Monday, April 22, 2013

Reassuring Your Frightened Child in Times of Crisis

     The television images appear again and again: an explosion in Texas, people running from the finish line of a marathon or a school shooting. Even as adults we find ourselves seeking ways to cope with the violent events that occur in our world, and how to avoid seeing the disturbing images.

     As parents, you want to protect the innocence of your children. Yet there is a careful balancing act that needs to be achieved when it comes to providing basic and realistic information to ground our kids when they hear about things at school, the playground or their day care provider’s.

     “Parents need to be aware that children may react strongly to those events and should be prepared to discuss their child's thoughts and feelings,” said Julie Kugler-Bentley, coordinator of the Employee Assistance Program for Meritus Health’s Behavioral Health Services.

     She says adults can help their children by knowing what media they are exposed to, providing calm, matter-of-fact explanations for things that are happening and equipping them with the confidence to know how to behave when confronted with a frightening situation.

Here are some guidelines from Julie:
  • Be honest about the situation. Give your children information at their own level and put it in context. Explain that even though frightening things happen every once in a while, most children go about their day with no harm. Don't describe unlikely scenarios that would unnecessarily frighten your children. 
  • Make it your business to know what information your child is getting. Monitor their exposure to television, and be with them to explain what they are seeing and answer their questions. Ask them what they are hearing at school and give them factual information to dispel rumors they are hearing from others. Communicate with daycare providers, teachers, school counselors and administrators when necessary to share information about hos your child is coping and to get additional helpful information or direction.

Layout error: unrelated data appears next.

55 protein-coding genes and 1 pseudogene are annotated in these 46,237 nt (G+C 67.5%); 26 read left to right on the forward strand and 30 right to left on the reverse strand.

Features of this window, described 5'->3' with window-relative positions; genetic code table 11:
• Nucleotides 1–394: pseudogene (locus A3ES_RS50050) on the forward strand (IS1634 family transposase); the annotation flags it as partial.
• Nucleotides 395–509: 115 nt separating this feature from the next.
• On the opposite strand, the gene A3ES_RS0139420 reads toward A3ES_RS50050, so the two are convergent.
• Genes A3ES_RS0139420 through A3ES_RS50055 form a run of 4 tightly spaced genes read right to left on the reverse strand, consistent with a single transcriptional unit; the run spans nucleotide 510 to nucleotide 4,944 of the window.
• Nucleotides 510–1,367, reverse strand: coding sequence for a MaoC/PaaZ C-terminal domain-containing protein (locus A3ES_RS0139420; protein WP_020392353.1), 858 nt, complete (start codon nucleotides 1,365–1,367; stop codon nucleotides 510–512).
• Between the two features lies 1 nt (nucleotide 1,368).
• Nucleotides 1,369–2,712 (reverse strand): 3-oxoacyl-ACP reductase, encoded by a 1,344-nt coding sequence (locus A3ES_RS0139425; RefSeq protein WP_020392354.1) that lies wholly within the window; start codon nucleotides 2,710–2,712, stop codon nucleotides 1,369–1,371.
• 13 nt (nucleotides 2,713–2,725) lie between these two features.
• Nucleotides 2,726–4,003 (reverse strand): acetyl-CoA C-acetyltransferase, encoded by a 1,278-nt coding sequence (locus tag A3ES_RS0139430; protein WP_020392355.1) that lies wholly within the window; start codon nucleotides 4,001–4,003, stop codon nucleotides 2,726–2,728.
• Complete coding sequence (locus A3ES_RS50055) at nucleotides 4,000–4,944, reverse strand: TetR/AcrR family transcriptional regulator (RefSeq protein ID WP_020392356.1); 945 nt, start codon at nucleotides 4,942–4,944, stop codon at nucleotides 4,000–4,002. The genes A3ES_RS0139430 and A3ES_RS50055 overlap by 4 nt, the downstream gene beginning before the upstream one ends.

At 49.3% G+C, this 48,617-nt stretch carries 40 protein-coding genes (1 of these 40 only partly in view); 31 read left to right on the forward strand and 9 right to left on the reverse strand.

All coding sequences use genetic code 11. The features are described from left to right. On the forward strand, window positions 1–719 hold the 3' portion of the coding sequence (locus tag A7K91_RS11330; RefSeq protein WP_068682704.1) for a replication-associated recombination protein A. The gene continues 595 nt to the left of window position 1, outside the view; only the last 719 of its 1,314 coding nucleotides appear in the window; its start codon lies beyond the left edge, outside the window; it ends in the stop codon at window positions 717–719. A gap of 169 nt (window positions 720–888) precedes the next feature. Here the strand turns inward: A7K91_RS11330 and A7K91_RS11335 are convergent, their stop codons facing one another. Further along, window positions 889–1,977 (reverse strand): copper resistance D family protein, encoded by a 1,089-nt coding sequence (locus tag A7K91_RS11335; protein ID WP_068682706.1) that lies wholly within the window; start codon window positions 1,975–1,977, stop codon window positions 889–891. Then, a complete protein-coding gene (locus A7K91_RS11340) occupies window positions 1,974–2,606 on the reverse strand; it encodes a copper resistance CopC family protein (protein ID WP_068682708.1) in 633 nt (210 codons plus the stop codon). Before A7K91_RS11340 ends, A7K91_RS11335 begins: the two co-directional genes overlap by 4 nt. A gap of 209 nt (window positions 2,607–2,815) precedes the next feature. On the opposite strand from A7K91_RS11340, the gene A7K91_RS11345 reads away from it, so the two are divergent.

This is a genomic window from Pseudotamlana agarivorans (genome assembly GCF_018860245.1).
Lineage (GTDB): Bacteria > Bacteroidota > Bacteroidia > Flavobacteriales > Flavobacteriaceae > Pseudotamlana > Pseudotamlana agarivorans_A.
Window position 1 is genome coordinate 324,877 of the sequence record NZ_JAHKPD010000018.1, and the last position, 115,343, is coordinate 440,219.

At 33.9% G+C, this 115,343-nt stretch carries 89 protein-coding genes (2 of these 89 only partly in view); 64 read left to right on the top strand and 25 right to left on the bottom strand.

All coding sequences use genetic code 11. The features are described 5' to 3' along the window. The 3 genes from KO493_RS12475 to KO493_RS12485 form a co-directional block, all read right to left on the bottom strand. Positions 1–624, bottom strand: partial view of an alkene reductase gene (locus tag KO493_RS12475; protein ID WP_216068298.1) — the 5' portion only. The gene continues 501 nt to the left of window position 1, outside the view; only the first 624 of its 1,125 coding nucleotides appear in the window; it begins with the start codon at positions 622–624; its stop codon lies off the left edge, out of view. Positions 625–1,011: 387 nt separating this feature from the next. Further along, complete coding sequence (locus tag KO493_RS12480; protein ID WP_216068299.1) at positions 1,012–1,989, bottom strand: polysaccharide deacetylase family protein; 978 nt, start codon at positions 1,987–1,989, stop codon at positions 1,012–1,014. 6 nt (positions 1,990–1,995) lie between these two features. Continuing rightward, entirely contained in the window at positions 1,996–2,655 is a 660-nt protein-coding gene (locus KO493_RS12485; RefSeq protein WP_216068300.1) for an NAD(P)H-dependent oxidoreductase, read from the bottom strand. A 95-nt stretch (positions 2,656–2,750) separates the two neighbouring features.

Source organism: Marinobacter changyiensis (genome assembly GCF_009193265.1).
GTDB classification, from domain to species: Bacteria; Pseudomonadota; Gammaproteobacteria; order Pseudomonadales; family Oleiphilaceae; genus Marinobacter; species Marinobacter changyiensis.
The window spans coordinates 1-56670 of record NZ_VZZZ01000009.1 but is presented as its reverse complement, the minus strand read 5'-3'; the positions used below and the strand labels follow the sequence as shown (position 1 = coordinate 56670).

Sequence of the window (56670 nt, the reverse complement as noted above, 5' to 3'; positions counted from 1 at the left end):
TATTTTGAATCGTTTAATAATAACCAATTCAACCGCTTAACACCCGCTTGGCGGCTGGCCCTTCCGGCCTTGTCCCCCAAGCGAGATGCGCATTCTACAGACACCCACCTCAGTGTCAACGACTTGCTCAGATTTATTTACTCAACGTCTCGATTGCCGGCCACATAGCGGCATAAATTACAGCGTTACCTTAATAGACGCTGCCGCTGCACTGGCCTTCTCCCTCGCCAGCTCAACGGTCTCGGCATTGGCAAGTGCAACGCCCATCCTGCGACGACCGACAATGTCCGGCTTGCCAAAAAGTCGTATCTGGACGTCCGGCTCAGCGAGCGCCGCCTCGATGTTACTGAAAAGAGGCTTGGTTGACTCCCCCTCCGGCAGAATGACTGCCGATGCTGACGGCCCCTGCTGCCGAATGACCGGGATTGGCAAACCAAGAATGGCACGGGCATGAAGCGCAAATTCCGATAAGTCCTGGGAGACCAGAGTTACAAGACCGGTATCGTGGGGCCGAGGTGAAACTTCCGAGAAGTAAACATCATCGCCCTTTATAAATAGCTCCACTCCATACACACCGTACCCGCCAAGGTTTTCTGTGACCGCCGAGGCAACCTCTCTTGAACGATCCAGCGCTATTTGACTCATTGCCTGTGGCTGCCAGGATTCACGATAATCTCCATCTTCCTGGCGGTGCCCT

• Limit how much time they spend watching violent movies, videos, or computer games. The impact of violence for children is cumulative. 
  • Know that behavioral impacts at different ages happen because children of varying ages react differently. Younger children may show more separation anxiety when their parents leave them at daycare or school. Older children may present a rough exterior or aggressive behavior. 
  • Provide extra emotional support for your children. Review safety precautions and practice routines of going to and from school with them. Teach your children that they should go to an adult they trust if they feel threatened in any situation. 
  • Avoid infecting your children's lives with your own anxiety. Feeling overwhelmed by anxiety caused by traumatic events? Take steps to deal with your own feelings by talking to a trusted friend or counselor, meditating, praying or other activity before your children are affected. 
  • Some children have other factors in their lives that may make them especially fearful. Children who have experienced a traumatic incident in the past, children who are grieving a personal tragedy, and children who are ill are all more susceptible to anxiety. 
  • Give your child personal reassurance. Tell them what you are doing to ensure their safety, what their daycare provider or teacher is doing to maintain safety, and what they can do to enhance their own safety. 
  • Don't overdo it. Maintain normal routines for eating, sleeping, and play. Keep an eye open for any signs of anxiety. 
By: Linda Norris

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